Report from Visa International, Stanford University professor recommends integrated electronic payment systems for improvement of financial flows in supply chain systems
Rome March 10, 2005 Visa International is touting "Financial Flows & Supply Chain Efficiency," a new white paper outlining the benefits of linking financial flows and supply chains to increase overall business efficiency. The paper, sponsored by Visa International and authored by Professor Warren Hausman of Stanford University, was released at Visa's annual Multinational Council event, which is attended by Visa banks that offer Visa payment and information management solutions for multinational corporations.
The paper focuses on the current state of financial flows and supply chain efficiency, noting that the two systems have developed independently over time, with improvements in financial flows trailing behind those in supply chain management. Unrealized savings exist in the supply chain system because many current systems do not adequately address the financial flow, but instead focus on the flow of goods.
"The flow of goods is often the barometer of efficiency and success for supply chain management, while financial flows within the chain go unnoticed," said Aliza Knox, senior vice president, Visa Commercial Solutions, Visa International. "By streamlining financial flow processes through the use of electronic payment solutions such as purchasing accounts, distribution accounts and electronic invoice presentment and payment (EIPP), system challenges can be addressed and cost savings can be achieved, shifting company financial resources to more business-critical areas."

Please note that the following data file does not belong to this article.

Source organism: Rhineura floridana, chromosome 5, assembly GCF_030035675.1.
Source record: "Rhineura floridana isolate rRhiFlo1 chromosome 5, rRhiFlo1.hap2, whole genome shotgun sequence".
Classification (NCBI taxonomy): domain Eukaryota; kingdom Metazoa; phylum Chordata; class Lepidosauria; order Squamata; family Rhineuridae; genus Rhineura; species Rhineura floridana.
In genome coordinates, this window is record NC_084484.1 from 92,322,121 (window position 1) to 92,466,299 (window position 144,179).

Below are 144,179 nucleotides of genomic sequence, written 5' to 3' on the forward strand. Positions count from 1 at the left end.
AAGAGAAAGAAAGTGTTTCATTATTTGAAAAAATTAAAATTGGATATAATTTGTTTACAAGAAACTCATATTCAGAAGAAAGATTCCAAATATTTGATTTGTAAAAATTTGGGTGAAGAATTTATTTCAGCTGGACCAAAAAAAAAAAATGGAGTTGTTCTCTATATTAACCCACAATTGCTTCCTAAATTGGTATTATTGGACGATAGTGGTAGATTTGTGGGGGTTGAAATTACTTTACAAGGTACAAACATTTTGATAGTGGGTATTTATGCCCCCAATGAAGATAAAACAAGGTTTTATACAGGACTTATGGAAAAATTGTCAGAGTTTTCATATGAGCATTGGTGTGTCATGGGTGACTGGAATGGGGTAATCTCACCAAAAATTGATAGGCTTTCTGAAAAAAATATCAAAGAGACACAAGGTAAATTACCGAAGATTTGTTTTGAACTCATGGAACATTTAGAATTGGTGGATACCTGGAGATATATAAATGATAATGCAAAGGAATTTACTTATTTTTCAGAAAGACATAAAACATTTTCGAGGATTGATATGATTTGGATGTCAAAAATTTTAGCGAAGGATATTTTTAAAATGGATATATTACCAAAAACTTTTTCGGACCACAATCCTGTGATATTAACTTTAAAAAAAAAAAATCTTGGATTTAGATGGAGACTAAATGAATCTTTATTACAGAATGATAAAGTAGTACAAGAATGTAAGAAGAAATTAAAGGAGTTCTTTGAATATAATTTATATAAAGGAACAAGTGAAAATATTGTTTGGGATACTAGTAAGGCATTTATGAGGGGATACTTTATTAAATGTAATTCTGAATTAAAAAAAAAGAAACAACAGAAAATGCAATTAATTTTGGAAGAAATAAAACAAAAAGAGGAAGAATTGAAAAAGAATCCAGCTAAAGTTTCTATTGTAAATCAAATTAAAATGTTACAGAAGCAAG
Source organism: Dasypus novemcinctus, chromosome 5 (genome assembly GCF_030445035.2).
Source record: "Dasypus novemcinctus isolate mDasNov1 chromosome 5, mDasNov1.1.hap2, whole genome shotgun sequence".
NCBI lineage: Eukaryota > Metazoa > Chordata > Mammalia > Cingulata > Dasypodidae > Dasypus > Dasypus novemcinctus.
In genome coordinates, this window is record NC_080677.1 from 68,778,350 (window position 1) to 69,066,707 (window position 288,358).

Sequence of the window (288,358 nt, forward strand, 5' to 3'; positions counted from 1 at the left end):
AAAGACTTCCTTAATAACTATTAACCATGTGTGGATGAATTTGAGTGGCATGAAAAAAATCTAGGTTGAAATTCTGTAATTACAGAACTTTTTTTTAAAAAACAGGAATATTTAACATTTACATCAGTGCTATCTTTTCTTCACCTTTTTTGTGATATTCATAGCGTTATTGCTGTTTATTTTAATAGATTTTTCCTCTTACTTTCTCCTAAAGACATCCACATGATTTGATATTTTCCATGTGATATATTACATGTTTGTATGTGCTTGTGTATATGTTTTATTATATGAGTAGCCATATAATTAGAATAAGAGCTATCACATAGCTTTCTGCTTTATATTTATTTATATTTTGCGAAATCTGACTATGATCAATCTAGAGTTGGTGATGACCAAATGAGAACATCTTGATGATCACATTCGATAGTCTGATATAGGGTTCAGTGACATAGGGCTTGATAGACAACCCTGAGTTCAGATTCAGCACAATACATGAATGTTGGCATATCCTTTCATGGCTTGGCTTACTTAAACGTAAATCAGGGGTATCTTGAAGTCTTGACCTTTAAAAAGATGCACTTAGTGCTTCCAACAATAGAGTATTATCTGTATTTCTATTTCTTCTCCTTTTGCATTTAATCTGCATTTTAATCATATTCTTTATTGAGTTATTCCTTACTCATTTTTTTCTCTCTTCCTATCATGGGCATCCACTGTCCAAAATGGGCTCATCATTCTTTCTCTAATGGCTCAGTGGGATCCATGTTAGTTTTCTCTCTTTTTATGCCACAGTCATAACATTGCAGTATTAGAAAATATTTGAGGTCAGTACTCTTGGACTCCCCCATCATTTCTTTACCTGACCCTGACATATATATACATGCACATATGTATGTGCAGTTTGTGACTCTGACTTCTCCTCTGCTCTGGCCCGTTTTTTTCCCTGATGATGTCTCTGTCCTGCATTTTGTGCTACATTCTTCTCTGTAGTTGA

Because such solutions are poised to provide major improvements, making financial flows faster, more reliable, more predictable and less costly, Professor Hausman recommends that organizations evaluate their current processes to better understand how automated payment tools can enhance operational performance and increase profitability.
"Increasing the use of automated payment solutions reduces processing costs and accelerates payment, thereby eliminating the need for large amounts of funds to remain in working capital," said Professor Hausman. "Electronic payment systems can go a long way toward helping a company's cash flow, and, ultimately, the bottom-line."
These payment solutions also contribute to improved supply chain performance metrics, as financial flow key performance indicators have a direct correlation to product supply chain performance metrics. For instance, p-cards, distribution accounts and EIPP may result in reductions in both accounts receivable and accounts payable for companies in the supply chain.